updated 2/8/2004 7:52:57 PM ET 2004-02-09T00:52:57

Victoria Hale is chief executive of the ultimate oxymoron: a nonprofit drug company.

From her office in San Francisco's financial district, she hopes to wipe out diseases that plague developing nations but are ignored by Western drug companies for lack of profit possibilities.

Hale's prescription is to gain marketing rights to promising drug candidates that are owned by drug companies but sit undeveloped in labs.

The drug industry spent $32 billion on research and development in 2002, which yielded millions of possible drug compounds, many of which could fight diseases endemic to the developing world.

But with profit pressures, the companies largely focus on lucrative therapies for widespread diseases such as cancer and diabetes and distinctly Western worries such as penile dysfunction, baldness and other "lifestyle" afflictions.

There's simply no money in fighting the "black fever" in India or the exotic Chagas disease in Latin America.

"Every company discovers many, many more candidates than they can pursue," Hale said. "These are clear opportunities that just sit and collect dust."

So the former government drug regulator and Genentech Inc. scientist launched The Institute for OneWorld Health three years ago when she turned 40 _ "Looking in the mirror, I asked, `Let's be honest, what have you really done?'"

OneWorld is now gobbling up rights to drug candidates sitting on companies' shelves that could treat illnesses caused by parasites, such as kala azar _ Hindi for "black fever" _ and infant diarrhea, a leading cause of infant mortality around the world.

"When she first told me of her plans, I didn't believe it would work," said Alan Taylor, an executive with biotech firm Gilead Sciences Inc. and a OneWorld adviser. "But OneWorld has created a buzz throughout the industry."

New approach to public health
Several similar private-public partnerships have emerged in recent years, including the Swiss giant Novartis' nonprofit Institute for Tropical Diseases and the New York-based Global Alliance for Tuberculosis Drug Development.

That's a significant departure from the historically antagonistic stance nonprofit groups and corporate America have taken toward each other in addressing global health issues.

"We are in the midst of a huge change in how these groups can work together," said Dr. Regina Rabinovich, infectious diseases director of the Bill and Melinda Gates Foundation, which funds many of these partnerships. "It's a global experiment and there will be some blind alleys. But there are some credible groups that are now pushing products forward."

The drug and biotechnology industries, notoriously secretive and guarded about their patent portfolios, are starting to realize the altruistic and public relations benefits such arrangements can have. Companies can also get tax writeoffs if they donate patents.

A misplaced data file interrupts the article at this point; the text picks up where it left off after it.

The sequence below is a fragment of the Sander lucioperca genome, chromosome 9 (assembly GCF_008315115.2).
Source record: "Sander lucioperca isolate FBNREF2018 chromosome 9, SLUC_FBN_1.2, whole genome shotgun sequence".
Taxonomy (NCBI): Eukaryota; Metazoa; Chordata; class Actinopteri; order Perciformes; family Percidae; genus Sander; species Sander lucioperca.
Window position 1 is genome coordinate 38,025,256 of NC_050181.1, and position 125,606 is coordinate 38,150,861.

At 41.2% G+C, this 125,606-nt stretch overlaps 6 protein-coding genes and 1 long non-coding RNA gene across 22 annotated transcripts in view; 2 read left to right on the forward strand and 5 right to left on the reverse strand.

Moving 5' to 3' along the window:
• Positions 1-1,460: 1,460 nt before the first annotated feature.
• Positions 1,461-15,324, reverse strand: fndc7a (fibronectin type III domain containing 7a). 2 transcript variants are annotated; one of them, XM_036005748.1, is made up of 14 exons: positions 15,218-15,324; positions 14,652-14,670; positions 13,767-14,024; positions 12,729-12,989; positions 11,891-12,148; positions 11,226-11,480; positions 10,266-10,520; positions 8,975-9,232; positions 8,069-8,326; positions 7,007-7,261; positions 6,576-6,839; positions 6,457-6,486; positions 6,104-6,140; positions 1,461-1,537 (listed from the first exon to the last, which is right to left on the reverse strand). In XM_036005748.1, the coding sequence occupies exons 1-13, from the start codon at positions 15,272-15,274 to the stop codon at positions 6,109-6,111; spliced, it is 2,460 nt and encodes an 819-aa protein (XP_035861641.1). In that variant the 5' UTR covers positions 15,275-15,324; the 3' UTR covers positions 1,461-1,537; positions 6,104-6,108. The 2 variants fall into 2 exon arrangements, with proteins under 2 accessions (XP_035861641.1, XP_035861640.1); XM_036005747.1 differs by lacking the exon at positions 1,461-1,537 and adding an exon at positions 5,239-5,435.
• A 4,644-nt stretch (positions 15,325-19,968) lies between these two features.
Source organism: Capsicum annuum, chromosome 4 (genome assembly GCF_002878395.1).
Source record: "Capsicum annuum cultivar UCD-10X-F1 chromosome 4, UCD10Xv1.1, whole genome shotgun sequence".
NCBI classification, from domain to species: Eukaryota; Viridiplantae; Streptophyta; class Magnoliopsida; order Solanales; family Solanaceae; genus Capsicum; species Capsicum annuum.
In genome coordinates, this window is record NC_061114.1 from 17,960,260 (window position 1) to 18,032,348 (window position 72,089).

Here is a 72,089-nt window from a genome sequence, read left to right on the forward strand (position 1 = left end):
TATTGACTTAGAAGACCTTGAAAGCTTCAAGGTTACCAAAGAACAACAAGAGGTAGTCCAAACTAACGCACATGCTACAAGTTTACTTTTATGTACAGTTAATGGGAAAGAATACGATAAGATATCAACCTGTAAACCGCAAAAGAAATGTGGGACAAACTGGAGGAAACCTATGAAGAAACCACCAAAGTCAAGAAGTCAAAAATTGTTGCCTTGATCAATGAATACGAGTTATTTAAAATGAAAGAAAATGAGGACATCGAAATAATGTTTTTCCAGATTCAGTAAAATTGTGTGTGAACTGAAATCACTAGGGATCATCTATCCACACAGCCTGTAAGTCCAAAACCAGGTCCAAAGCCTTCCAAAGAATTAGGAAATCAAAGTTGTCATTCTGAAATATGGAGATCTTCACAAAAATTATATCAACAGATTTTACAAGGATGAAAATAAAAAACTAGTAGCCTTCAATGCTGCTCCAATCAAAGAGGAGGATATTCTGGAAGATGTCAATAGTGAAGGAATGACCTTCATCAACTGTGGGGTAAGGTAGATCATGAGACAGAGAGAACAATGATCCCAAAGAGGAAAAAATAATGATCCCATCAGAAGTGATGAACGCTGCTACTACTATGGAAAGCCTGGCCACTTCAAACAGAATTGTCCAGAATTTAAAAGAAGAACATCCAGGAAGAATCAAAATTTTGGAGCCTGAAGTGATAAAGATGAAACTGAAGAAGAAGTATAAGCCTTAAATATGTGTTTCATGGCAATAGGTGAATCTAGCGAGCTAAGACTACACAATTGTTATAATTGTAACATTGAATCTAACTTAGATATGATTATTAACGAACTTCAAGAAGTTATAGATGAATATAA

Recently, Chiron Corp. donated most commercial rights to the drug compound dubbed PA-824 to the tuberculosis alliance. The drug was being developed to treat cancer but was also found to be effective against tuberculosis in preliminary experiments.

"Chiron doesn't have any reason to move this forward and our goal is to get that drug developed," said alliance spokeswoman Gwynne Oosterbaan. "Chiron has every incentive to hand it over to us."

Oosterbaan said the alliance hopes to start human experiments sometime next year.

Two years ago, gene-mapping pioneer Celera Genomics donated the rights to a compound to treat Chagas disease, a Latin American affliction transmitted by an insect dubbed the "assassin bug" that causes heart failure.

Millions could be affected
Some 18 million people, mostly low-income rural residents, are infected with the disease and 45,000 die annually. Usually the disease doesn't show symptoms for up to 20 years, but the disease ultimately damages the heart and other organs.

"It made sense for us to donate it," Celera spokesman Rob Bennett said of the compound, known as K-777 and to be used initially in trials with animals. "They were well-positioned to move it forward and we weren't."

More recently, armed with a little more than $10 million from the Gates Foundation, OneWorld has just started a large and pivotal human experiment in Bihar, India, that's testing a drug to treat kala azar.

Known medically as leishmaniasis, kala azar is carried by the sand fly and kills an estimated 200,000 people annually. Twelve million people are thought to be infected, mostly in India.

The milder form of the disease is characterized by skin sores and derisively has been dubbed "Baghdad Boil" by U.S. soldiers serving in Iraq. About 150 U.S. soldiers have been infected there, according to newspaper reports.

More severe forms of the disease symptoms include fever, weight loss, anemia and swelling of the spleen and liver.

The compound being tested, paromomycin, was developed by a company now owned by Pfizer Inc., which donated it to the World Health Organization. The drug showed promise in earlier experiments but WHO shelved it anyway because of budget constraints. Now OneWorld has taken over.

"If this experiment works and this trial becomes successful I think it will attract the attention of many more companies and trust funds," said Dr. Shyam Sundar, director of the Kala-Azar Free and Charitable Medical Clinic in Bihar.

Sundar is in charge of OneWorld's human experiment, which expects to enroll 670 volunteers and hopes to use the results to apply to India drug regulators for approval next year.

"Everyone is watching to see if this can actually work," Sundar said.

Copyright 2004 The Associated Press. All rights reserved. This material may not be published, broadcast, rewritten or redistributed.


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